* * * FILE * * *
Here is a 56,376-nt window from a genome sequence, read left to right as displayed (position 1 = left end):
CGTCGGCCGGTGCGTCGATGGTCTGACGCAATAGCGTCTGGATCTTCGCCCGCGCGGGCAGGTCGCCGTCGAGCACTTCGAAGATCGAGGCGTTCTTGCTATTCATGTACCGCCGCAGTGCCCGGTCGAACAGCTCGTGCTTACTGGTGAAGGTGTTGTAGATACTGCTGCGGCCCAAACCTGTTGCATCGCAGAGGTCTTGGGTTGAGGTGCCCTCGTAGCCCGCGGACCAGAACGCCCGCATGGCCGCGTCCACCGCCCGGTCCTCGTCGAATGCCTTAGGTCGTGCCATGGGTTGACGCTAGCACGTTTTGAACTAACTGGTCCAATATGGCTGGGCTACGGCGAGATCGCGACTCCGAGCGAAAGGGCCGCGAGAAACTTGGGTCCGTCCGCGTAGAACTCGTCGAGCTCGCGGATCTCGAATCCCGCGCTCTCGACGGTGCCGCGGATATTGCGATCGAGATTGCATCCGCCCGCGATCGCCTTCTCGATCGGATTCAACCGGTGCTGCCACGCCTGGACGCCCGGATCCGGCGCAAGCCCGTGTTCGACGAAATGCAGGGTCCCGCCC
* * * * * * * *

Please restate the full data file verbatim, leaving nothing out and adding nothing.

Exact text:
Here is a 56,376-nt window from a genome sequence, read left to right as displayed (position 1 = left end):
CGTCGGCCGGTGCGTCGATGGTCTGACGCAATAGCGTCTGGATCTTCGCCCGCGCGGGCAGGTCGCCGTCGAGCACTTCGAAGATCGAGGCGTTCTTGCTATTCATGTACCGCCGCAGTGCCCGGTCGAACAGCTCGTGCTTACTGGTGAAGGTGTTGTAGATACTGCTGCGGCCCAAACCTGTTGCATCGCAGAGGTCTTGGGTTGAGGTGCCCTCGTAGCCCGCGGACCAGAACGCCCGCATGGCCGCGTCCACCGCCCGGTCCTCGTCGAATGCCTTAGGTCGTGCCATGGGTTGACGCTAGCACGTTTTGAACTAACTGGTCCAATATGGCTGGGCTACGGCGAGATCGCGACTCCGAGCGAAAGGGCCGCGAGAAACTTGGGTCCGTCCGCGTAGAACTCGTCGAGCTCGCGGATCTCGAATCCCGCGCTCTCGACGGTGCCGCGGATATTGCGATCGAGATTGCATCCGCCCGCGATCGCCTTCTCGATCGGATTCAACCGGTGCTGCCACGCCTGGACGCCCGGATCCGGCGCAAGCCCGTGTTCGACGAAATGCAGGGTCCCGCCC